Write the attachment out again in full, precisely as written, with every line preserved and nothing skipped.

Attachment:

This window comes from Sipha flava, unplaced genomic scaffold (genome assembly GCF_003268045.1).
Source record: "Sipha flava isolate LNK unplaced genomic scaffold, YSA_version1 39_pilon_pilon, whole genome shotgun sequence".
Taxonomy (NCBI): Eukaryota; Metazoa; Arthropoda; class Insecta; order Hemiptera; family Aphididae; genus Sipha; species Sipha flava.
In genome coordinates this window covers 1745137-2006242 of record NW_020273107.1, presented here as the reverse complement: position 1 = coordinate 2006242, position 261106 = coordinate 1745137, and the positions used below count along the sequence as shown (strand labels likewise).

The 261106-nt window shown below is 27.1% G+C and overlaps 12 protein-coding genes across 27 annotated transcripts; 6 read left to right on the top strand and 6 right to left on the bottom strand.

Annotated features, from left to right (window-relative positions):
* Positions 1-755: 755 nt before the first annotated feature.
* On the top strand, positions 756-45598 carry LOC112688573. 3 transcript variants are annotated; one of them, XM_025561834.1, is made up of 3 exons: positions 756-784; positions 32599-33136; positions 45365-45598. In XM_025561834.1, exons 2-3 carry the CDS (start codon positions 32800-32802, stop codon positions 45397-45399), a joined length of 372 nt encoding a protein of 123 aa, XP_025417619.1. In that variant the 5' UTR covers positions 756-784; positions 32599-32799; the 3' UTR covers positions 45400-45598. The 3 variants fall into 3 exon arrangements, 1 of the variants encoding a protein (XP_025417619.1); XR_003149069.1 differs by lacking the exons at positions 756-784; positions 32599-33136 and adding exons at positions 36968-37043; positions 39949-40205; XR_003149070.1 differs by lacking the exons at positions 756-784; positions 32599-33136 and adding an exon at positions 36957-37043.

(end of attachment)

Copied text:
This window comes from Sipha flava, unplaced genomic scaffold (genome assembly GCF_003268045.1).
Source record: "Sipha flava isolate LNK unplaced genomic scaffold, YSA_version1 39_pilon_pilon, whole genome shotgun sequence".
Taxonomy (NCBI): Eukaryota; Metazoa; Arthropoda; class Insecta; order Hemiptera; family Aphididae; genus Sipha; species Sipha flava.
In genome coordinates this window covers 1745137-2006242 of record NW_020273107.1, presented here as the reverse complement: position 1 = coordinate 2006242, position 261106 = coordinate 1745137, and the positions used below count along the sequence as shown (strand labels likewise).

The 261106-nt window shown below is 27.1% G+C and overlaps 12 protein-coding genes across 27 annotated transcripts; 6 read left to right on the top strand and 6 right to left on the bottom strand.

Annotated features, from left to right (window-relative positions):
* Positions 1-755: 755 nt before the first annotated feature.
* On the top strand, positions 756-45598 carry LOC112688573. 3 transcript variants are annotated; one of them, XM_025561834.1, is made up of 3 exons: positions 756-784; positions 32599-33136; positions 45365-45598. In XM_025561834.1, exons 2-3 carry the CDS (start codon positions 32800-32802, stop codon positions 45397-45399), a joined length of 372 nt encoding a protein of 123 aa, XP_025417619.1. In that variant the 5' UTR covers positions 756-784; positions 32599-32799; the 3' UTR covers positions 45400-45598. The 3 variants fall into 3 exon arrangements, 1 of the variants encoding a protein (XP_025417619.1); XR_003149069.1 differs by lacking the exons at positions 756-784; positions 32599-33136 and adding exons at positions 36968-37043; positions 39949-40205; XR_003149070.1 differs by lacking the exons at positions 756-784; positions 32599-33136 and adding an exon at positions 36957-37043.